In an Al-Monitor article on June 4, Erel Segal complained about the Obama administration’s quick decision to recognize the Palestinian unity government, composed of both Fatah and Hamas. “How can [President Barack] Obama reconcile his humanistic values with Article 7 of the Hamas charter, which refers to the war between Muslims and Jews on the Day of Judgment, saying that on that day, the rocks and trees themselves will call out, ‘O Muslim! O Servant of Allah! There is a Jew hiding behind me. Come and kill him!’”
Indeed, no one disputes the fact that the Hamas charter is militant, religiously fanatical and racist and that it leaves no room for compromise. It declares that the only way to achieve its goals is through jihad. The charter was released in September 1988, after the start of the first intifada. At the time, the movement’s leaders wanted to prove to the Palestinian public that they were not supported by Israel, so that they would not be condemned as traitors and collaborators. On the other hand, it is also worth noting that the Islamic Center, the body upon which Hamas was built, received aid from the Israel Civil Administration and from then-Defense Minister Rabin. At the time they believed that the “religious people,” as they defined Hamas, would serve as a reasonable partner in dialogue and sane counterweight to the Fatah terrorists in the Gaza Strip.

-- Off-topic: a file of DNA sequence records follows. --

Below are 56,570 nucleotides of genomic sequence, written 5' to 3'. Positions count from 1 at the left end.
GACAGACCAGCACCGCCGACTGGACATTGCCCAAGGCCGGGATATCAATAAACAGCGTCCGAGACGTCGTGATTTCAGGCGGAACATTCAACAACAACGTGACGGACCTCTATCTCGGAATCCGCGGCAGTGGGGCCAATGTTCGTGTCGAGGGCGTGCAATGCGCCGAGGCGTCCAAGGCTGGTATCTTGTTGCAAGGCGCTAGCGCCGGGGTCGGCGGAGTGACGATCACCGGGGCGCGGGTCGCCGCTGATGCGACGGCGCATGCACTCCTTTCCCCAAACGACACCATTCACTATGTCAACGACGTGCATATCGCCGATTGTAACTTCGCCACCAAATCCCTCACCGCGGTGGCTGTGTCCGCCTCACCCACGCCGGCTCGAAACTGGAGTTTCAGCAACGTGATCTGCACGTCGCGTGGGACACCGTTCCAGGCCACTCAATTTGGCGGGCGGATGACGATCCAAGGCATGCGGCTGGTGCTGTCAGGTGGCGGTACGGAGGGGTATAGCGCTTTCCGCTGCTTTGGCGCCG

Yet, for the past decade, Hamas has been undergoing a process of change, dictated by evolving circumstances. As a result, it is moving further and further away from the articles of its own charter. Hamas maintained contacts with Israel to obtain various cease-fires and prisoner exchanges, to propose a hudna (truce) based on the 1967 borders and more. Now Hamas is a partner in a unity government that recognizes the existence of Israel, as well as the principles set by the Quartet and all peace agreements signed in the past.